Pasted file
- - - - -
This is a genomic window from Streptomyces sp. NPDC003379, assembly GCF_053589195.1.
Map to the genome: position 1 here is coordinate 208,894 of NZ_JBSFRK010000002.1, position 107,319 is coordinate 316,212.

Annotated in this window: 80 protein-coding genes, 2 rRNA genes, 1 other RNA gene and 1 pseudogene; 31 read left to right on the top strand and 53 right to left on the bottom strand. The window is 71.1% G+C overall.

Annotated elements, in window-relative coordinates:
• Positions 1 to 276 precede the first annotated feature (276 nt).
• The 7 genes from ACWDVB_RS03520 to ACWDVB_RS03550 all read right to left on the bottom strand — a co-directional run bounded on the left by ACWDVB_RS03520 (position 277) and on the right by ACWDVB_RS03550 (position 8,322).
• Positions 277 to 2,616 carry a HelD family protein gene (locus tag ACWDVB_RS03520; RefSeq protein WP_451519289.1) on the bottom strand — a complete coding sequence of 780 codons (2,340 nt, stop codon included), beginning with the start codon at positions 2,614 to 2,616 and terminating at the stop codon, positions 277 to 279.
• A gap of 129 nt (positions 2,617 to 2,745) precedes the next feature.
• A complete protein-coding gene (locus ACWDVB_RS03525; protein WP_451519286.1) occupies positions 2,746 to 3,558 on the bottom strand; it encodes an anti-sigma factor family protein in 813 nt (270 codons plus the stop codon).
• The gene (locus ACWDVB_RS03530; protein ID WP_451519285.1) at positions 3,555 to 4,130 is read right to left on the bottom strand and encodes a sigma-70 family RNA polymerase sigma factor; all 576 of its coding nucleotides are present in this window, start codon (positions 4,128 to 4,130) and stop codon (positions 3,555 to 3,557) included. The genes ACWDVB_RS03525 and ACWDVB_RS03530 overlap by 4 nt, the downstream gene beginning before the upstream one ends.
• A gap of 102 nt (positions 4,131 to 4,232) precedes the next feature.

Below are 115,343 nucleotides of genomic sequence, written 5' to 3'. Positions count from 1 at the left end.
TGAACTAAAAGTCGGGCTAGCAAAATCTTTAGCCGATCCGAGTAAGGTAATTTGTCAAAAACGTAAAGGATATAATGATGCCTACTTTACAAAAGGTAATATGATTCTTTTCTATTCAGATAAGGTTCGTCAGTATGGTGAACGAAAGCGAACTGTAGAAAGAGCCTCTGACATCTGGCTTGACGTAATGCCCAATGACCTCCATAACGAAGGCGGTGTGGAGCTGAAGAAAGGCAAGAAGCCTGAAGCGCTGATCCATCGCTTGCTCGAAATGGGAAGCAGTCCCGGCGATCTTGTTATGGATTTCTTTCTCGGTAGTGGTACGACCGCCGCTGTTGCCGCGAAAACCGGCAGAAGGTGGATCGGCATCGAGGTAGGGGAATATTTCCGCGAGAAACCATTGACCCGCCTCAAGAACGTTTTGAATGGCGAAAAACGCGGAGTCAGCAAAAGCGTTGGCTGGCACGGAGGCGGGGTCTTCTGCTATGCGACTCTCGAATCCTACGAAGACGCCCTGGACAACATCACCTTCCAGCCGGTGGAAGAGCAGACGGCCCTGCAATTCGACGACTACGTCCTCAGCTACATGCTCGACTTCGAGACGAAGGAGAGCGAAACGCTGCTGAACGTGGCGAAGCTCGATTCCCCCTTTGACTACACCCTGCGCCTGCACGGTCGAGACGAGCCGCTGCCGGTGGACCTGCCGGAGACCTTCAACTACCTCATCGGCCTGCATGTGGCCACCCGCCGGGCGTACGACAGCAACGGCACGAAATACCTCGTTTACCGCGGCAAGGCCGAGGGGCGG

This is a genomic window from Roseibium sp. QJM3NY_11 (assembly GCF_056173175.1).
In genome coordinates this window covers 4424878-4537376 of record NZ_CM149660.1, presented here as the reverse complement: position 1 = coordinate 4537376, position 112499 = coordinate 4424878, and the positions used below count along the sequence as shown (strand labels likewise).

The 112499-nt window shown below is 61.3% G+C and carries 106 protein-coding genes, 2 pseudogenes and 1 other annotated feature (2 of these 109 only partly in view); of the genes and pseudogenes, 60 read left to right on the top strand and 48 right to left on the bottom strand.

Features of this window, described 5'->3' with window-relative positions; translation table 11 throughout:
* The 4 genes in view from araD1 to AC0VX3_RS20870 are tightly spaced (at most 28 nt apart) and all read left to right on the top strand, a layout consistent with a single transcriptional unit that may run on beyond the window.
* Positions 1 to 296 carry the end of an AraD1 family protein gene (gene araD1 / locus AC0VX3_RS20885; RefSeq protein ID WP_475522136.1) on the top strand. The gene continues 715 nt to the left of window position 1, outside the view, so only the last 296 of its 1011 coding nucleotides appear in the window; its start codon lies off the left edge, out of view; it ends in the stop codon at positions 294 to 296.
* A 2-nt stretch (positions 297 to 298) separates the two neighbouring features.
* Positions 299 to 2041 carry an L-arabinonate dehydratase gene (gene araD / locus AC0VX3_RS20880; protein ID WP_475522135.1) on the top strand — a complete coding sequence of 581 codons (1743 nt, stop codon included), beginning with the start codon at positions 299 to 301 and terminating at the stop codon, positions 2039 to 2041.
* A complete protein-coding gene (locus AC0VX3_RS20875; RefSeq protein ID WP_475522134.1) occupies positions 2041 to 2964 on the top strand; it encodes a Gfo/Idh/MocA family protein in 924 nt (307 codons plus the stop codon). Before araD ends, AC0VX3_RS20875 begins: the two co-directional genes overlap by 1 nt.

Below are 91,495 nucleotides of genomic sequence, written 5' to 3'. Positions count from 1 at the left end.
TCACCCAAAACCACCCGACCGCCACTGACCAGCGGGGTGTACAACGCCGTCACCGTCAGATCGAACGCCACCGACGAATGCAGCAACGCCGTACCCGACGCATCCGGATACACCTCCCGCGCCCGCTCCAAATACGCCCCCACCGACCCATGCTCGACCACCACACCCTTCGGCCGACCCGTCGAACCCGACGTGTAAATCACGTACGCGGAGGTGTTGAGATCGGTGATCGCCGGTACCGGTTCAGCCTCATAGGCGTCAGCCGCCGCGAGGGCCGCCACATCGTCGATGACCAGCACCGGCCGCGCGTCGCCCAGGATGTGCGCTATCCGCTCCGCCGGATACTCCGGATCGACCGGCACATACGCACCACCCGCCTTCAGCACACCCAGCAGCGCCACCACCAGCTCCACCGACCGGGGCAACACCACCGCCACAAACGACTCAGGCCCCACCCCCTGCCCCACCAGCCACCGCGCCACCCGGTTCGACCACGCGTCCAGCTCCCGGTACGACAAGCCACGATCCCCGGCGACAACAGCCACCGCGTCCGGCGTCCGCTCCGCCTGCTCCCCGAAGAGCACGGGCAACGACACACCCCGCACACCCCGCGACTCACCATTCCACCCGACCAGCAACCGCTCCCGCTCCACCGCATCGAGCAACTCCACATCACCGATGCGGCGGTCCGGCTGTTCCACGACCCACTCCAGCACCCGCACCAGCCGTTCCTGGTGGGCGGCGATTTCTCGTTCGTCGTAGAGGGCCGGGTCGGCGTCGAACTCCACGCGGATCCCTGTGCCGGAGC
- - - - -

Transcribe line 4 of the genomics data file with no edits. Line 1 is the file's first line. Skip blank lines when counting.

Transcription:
Annotated elements, in window-relative coordinates: